With energy debt rising and consumers actively taking steps to reduce their electricity and gas usage due to price increases, the Utility Regulator is urging consumers who are in debt or worried about getting into debt, to seek help from their energy supplier.
John French, Utility Regulator Chief Executive explains:
“We recently published survey results which showed that even before the recent price increases, consumers were already taking steps to change their behaviour in response to rising bills. 34% of consumers had reduced their electricity use in the past year and 28% had reduced their gas usage.
“This rise in energy bills has been a direct result of the record world-wide energy prices that we have seen over the last 18 months. Unfortunately, we don’t have any control over world-wide energy prices, however, our role to protect and empower all energy consumers means we can ensure that help is available. Energy suppliers are required by their licence to ensure they proactively help customers who are having difficulty paying their bills.
“I would encourage any customer that is struggling to pay their energy bill, or is in debt, to contact their supplier for help. As through their regulated licence conditions, energy suppliers should support you by:
- working with you to develop a manageable repayment plan, this is based on your individual ability to pay;
- providing additional protection to consumers who are of pensionable age, disabled or chronically ill; and
- providing energy efficiency advice which may reduce your usage and therefore your overall bill.
“In addition, there are a number of government support schemes and independent advice agencies that can provide you with additional help. You'll find this information on NI Direct.
Sinead Campbell, Advice NI’s Head of Money Debt and Quality is fully aware of the impact rising energy bills are having on consumers:
“Advice NI are beginning to see a steady increase in demand as we have already dealt with 34.5% more clients in 2021/2022 than during the same period for 2020/21. We believe this trend will continue to rise in 2022 and remain high during 2023 and 2024.”
John French, Utility Regulator, continued:
“We have reminded energy suppliers of their regulatory obligations to protect customers in debt and have also had individual meetings to ensure suppliers are doing all they can to support their customers.
“Another element of our consumer protection role is through our work with the Department for Communities, Department for the Economy, and the Consumer Council. We established a working group with these organisations last year to actively explore what practical measures could be brought forward to alleviate the burden of these higher prices on consumers. I am pleased that the Northern Ireland Executive has provided significant funding to support local energy consumers.”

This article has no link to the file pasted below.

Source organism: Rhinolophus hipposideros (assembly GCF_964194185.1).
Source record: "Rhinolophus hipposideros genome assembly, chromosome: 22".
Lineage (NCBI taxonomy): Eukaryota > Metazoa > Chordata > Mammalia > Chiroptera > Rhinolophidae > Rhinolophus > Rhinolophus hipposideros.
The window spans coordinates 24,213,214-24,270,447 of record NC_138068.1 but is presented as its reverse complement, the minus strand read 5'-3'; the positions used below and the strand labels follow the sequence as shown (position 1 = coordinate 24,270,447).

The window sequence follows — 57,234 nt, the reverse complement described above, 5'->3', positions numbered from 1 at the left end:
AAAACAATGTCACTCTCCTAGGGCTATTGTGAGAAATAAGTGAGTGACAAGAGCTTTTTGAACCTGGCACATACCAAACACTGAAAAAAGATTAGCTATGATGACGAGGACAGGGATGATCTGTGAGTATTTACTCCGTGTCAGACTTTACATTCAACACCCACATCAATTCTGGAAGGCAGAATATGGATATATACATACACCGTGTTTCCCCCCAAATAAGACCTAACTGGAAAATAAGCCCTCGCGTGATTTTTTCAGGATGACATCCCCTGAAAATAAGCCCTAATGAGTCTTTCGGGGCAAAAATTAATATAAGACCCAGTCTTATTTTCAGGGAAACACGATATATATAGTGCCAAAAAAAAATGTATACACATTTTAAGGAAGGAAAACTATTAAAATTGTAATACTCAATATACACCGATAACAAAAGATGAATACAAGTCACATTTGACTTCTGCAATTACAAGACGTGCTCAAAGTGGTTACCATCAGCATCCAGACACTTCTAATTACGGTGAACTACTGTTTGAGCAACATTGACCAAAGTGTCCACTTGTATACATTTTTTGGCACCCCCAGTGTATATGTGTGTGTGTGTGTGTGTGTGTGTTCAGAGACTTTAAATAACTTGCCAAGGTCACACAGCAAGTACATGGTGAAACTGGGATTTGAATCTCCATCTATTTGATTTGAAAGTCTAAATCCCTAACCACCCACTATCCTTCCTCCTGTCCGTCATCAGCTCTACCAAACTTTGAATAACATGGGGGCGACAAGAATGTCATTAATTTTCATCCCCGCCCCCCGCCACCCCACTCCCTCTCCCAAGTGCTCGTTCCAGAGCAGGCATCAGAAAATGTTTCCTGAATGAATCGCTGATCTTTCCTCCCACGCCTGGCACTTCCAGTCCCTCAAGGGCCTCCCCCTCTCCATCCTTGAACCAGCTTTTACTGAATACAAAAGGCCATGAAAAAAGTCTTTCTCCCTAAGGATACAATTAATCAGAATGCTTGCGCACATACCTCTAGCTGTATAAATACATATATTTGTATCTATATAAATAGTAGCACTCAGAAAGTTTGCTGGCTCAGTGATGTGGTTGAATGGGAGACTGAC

The Utility Regulator has published a video on its website, providing debt advice for consumers on the help and support available from energy suppliers.
Details of the support available to energy customers, including the energy costs support schemes are available on NI Direct’s website.
The Consumer Council’s website has energy advice for consumers and also provides an independent energy price comparison tool to help consumers save money. The NI Energy advice line also offers free comprehensive advice on saving energy in the home and energy efficiency grants.
[i] The survey was carried out in October/November 2021.
Media contact: Adele Boyle on 07787 279584.
- Non-domestic water and sewerage customers are encouraged to liaise directly with NI Water if they are experiencing any difficulties in paying their bill. https://www.niwater.com/your-bill-and-our-charges/
- The Domestic Consumer Insight Tracker research was carried out on October/November 2021. Further highlights of the results include:
- Even before the most recent price increases, monthly spend on electricity had increased for 38% of households.
- 34% reported they have reduced their electricity use in the past year and 28% reduced their usage of gas.
- Initial indications that a small number of customers were already reducing the amount that they put into their meter and were going without other essentials to pay for energy.
- Only half of domestic consumers are aware that energy suppliers have obligations to protect them.
- The majority of consumers were positive about contact with supplier with 75% saying their electricity supplier was supportive and 73% saying their gas supplier was supportive.
- The full Domestic Consumer Insight Tracker research report is available from our website - Launch of the Domestic Consumer Insight Tracker report | Utility Regulator (uregni.gov.uk)
- Further information on the licence obligations and Payment of Bills Code of Practice and a number of other codes of practice is available on our website - Codes of Practice | Utility Regulator (uregni.gov.uk).